If we need to know more about any tests your GP has done you can request these
The working diagnosis arises from the case history and examination and, when necessary, from x-rays or other tests. It enables us to work out the best treatment programme to suit your specific needs and the most likely outcome. There are many types of chiropractic adjustment (manipulation). Some are more appropriate than others in certain conditions, so patients with osteoporosis, for example, would be more likely to receive "non-force" or lighter types of adjustment. Sometimes the diagnosis may direct us to refer you to another health professional or to arrange chiropractic treatment alongside treatment from another healthcare provider.
With the working diagnosis and information gained from the questionnaire, case history, examination, x-rays and tests the chiropractor is ready to formulate a treatment plan and a likely outcome (prognosis). The plan will highlight what we aim to achieve in partnership with you and targets will be set. Genetic and lifestyle factors such as age, diet, smoking, alcohol consumption, exercise, emotional state and home or workplace environment will influence recovery rates dramatically, so patients with the same diagnosis will respond at different rates and in different ways. It is therefore important that the treatment plan is kept under regular review and that you are fully involved in the process. It is also important that you comply with your side of the healing process by following any advice, rehabilitation or exercise programmes you are given. This will maximise the effect of treatment, speeding recovery and reducing relapses.
Report of findings
The report of findings is where we involve you directly in your recovery or maintenance programme. It is essential that you understand clearly what has been happening to your body and how you can return to optimum health by following through the treatment plan together.
Understanding how your spine, pelvis and the other joints in your body work in unison to help you fulfil your day to day tasks, work and leisure activities is important, not only for prevention but also for recovery.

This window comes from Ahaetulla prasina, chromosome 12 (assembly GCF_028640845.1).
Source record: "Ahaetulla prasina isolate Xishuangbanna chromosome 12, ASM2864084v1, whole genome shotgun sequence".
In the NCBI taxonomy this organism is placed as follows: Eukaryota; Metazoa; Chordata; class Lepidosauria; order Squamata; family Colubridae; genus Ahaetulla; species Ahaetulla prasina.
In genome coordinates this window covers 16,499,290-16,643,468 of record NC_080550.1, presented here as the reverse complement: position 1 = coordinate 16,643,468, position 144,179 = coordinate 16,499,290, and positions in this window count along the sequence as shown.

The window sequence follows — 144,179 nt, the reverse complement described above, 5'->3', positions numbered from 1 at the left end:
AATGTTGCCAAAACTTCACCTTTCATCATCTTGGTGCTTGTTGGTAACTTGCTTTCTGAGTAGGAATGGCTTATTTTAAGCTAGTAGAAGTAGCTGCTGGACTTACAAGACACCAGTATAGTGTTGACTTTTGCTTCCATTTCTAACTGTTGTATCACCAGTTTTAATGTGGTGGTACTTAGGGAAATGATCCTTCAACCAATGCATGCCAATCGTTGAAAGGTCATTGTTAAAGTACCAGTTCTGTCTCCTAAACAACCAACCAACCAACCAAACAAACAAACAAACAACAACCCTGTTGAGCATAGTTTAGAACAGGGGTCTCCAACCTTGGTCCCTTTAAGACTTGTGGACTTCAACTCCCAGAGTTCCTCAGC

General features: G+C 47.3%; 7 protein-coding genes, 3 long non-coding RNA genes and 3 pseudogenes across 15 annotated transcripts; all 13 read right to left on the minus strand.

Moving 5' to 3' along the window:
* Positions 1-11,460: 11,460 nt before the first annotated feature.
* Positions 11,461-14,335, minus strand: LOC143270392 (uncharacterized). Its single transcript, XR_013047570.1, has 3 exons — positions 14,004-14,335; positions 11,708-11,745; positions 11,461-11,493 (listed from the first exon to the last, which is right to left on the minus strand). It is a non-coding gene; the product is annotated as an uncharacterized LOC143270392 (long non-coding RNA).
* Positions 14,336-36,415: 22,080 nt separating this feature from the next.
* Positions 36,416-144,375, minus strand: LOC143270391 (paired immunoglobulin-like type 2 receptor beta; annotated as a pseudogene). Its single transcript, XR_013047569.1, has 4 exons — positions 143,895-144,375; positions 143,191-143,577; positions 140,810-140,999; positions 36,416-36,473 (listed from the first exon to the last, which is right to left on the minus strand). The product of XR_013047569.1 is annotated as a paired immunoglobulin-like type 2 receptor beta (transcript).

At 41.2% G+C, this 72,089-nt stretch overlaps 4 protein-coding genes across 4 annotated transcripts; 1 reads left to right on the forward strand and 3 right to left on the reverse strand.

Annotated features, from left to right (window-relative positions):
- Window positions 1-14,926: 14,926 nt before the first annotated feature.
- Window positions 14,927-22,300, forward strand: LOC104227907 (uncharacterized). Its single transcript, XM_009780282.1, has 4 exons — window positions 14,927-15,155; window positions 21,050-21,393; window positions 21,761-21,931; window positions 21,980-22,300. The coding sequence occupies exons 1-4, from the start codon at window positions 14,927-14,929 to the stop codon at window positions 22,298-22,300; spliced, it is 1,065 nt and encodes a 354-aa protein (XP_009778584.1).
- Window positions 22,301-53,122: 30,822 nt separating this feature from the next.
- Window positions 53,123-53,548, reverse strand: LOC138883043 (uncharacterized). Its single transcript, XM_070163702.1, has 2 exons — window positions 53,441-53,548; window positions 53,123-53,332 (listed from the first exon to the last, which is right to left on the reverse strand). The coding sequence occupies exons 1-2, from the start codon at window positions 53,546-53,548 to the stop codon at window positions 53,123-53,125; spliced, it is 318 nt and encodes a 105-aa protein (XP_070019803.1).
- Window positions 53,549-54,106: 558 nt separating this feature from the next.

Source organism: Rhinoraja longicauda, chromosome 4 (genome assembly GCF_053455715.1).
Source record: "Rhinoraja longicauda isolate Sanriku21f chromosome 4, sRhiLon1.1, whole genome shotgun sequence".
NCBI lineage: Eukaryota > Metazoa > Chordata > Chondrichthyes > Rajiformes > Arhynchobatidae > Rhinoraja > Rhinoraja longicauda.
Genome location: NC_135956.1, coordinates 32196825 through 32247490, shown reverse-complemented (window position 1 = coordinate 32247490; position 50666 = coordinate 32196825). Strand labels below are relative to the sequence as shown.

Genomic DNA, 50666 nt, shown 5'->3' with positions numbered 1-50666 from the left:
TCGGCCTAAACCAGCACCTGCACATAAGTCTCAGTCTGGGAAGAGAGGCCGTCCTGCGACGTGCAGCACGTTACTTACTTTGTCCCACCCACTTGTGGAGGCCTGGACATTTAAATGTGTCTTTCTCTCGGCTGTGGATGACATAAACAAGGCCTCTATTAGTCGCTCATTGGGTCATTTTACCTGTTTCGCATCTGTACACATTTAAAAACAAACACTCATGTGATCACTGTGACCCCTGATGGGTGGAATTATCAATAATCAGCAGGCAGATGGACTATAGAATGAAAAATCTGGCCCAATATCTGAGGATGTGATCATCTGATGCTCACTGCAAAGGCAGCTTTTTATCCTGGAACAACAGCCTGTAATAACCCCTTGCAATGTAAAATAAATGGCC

When you know why you need to adapt or change old habits you have the motivation to do so.
Chiropractic adjustments are most effective when you provide the best environment for them to last.
Side effects and risks
Some patients can experience a short period of tenderness or soreness after treatment and this will be discussed with you before we begin. There are risks with any medical procedure and all regulated healthcare professionals are required to make sure that you understand these before you begin. Although spinal manual therapy remains one of the safest medical procedures available, there are very rare, remote risks which your chiropractor will explain to you.
During the early stages, you may feel a mild soreness or discomfort after a visit. It is an integral part of the natural healing process, as your body recovers its flexibility and tone. This reaction is an adaptation by the body to change, following spinal or joint manipulation. It may only last a few minutes or hours. Some patients, if not forewarned, may think they are getting worse but in fact their return to health has already started. After treatment there is a physical change affecting the bones, muscles, ligaments, nerves, blood vessels and cartilage, all of which adapt and undergo the natural healing process.
Sometimes there may be redness or bruising if “deep soft-tissue” therapy has been applied. Disc problems may appear to get worse or “flare up” in the early stages. Where there is already underlying inflammation your symptoms may appear to be worsening. Neck treatment can sometimes give a sense of light-headedness. Occasionally a temporary headache may appear. If, however, you have any concerns, please call your chiropractor.
Once your chiropractor is sure that you accept the plan of treatment and that you understand the risks you will be asked to give your consent and treatment can then begin.